National Museum of Natural History, Sofia | News

Bedbugs chose humans on several occasions in their evolutionary past


18.5.2019 12:00

Bedbugs rank high among the list of most unwanted human bedfellows but have been parasitic companions with other animals for more than 100 million years. Work by an international team of scientists, including Assoc. Prof. Nikolay Simov from the National Museum of Natural History in Sofia compared the DNA of dozens of bedbug species in order to understand the evolutionary relationships within the group as well as their relationship with us. The team spent 15 years collecting samples from wild sites (and museums) around the world, dodging bats and buffaloes in African caves and climbing cliffs to collect from bird nests in South East Asia. 'The first big surprise we found was that bedbugs are much older than bats, which everyone assumed to be their first host', said Dr Steffen Roth from the University Museum Bergen in Norway, who led the study. He added 'it was also unexpected to see that evolutionary older bedbugs were already specialised on a single host type, even though we don't know what the host was at the time when T. rex walked the earth.'

The team also found that the two major bedbug pests of humans, the common and the tropical bedbug, are much older than humans. 'This was a real surprise because it contradicts the common notion that the split in ancient humans caused the split of the bedbug into two new species', added Prof. Mike Siva-Jothy from the University of Sheffield in the UK.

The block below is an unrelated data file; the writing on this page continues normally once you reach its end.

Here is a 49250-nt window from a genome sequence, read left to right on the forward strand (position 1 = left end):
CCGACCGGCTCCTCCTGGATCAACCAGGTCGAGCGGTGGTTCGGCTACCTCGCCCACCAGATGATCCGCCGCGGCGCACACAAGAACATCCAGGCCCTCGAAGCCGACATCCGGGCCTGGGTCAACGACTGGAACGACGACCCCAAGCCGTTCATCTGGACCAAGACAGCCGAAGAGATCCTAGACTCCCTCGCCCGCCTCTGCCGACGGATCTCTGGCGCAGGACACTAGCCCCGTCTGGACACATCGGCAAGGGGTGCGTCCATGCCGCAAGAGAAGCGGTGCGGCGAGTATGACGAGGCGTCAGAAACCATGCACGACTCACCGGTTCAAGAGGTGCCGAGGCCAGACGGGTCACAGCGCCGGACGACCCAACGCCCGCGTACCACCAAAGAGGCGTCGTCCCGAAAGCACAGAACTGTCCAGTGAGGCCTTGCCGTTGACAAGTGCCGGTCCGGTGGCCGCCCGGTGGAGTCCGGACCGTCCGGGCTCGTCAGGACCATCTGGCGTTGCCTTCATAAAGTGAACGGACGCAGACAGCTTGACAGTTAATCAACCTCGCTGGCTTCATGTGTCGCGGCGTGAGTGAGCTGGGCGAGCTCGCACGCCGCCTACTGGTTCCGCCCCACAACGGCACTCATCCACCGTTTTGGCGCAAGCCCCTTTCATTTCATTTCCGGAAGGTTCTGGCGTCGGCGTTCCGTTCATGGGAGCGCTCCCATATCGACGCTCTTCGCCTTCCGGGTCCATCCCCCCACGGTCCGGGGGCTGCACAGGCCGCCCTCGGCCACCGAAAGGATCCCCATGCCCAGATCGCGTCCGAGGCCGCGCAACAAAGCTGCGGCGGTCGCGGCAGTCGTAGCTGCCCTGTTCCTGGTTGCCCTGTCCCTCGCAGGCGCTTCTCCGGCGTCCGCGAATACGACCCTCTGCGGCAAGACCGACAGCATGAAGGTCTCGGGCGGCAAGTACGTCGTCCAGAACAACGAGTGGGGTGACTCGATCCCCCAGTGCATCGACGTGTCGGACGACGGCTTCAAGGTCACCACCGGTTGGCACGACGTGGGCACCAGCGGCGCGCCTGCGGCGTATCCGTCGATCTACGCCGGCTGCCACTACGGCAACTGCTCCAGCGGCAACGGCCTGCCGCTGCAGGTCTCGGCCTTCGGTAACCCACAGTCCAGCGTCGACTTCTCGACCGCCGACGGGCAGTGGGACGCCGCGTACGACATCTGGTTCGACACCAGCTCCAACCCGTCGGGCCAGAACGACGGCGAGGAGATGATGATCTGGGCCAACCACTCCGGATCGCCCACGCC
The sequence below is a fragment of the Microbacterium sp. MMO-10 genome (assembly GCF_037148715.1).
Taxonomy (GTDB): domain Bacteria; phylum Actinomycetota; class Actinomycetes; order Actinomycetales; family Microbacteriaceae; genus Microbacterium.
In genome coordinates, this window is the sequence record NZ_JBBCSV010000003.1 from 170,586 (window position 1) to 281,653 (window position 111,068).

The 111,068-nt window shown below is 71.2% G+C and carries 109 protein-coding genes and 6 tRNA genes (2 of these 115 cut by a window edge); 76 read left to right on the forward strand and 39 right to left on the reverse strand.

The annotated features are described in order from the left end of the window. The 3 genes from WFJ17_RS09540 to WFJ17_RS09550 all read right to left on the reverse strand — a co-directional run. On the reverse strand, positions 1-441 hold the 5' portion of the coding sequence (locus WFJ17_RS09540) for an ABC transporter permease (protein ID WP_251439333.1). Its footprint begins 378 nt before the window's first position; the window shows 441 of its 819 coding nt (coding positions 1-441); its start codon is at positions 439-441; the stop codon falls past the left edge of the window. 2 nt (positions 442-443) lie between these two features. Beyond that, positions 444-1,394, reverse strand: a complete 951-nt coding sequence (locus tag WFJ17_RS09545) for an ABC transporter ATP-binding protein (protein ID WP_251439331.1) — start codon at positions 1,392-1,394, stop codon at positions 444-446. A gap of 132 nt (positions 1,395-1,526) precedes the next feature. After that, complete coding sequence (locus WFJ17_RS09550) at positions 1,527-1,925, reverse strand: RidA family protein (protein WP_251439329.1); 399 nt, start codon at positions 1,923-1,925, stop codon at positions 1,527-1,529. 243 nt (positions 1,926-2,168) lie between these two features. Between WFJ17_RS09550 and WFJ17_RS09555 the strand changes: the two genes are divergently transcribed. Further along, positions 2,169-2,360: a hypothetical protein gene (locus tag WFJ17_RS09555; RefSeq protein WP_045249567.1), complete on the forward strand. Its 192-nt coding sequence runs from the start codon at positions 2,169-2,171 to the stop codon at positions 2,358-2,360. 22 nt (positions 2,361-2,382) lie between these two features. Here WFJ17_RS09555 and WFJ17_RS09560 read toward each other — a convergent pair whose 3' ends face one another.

The study also reveals that a new species of bedbug conquers humans about every half a million years: moreover, when this happened the bedbugs were using the new hosts (us) without giving up their old ones. 'A rare case in bedbugs’ says Professor Klaus Reinhardt, a bedbug researcher from Dresden University in Germany, who co-led the study and added: 'These species are the ones we can reasonably expect to be the next ones drinking our blood, and it may not even take half a million years, given that many more humans, livestock and pets that live on earth now provide lots more opportunities.'

Most bedbug species use bats as their host. However bats are not the bedbugs’ first hosts and were even colonised several times.

'On the other hand, it is amazing to see (we clearly see) that many (far most) bedbug species and populations living with the bats and swallows surrounding us are safe for humans (do not tend to leap to humans).'



Story from National Museum of Natural History, Sofia | News
http://www.nmnhs.com/19051801-news_en.html


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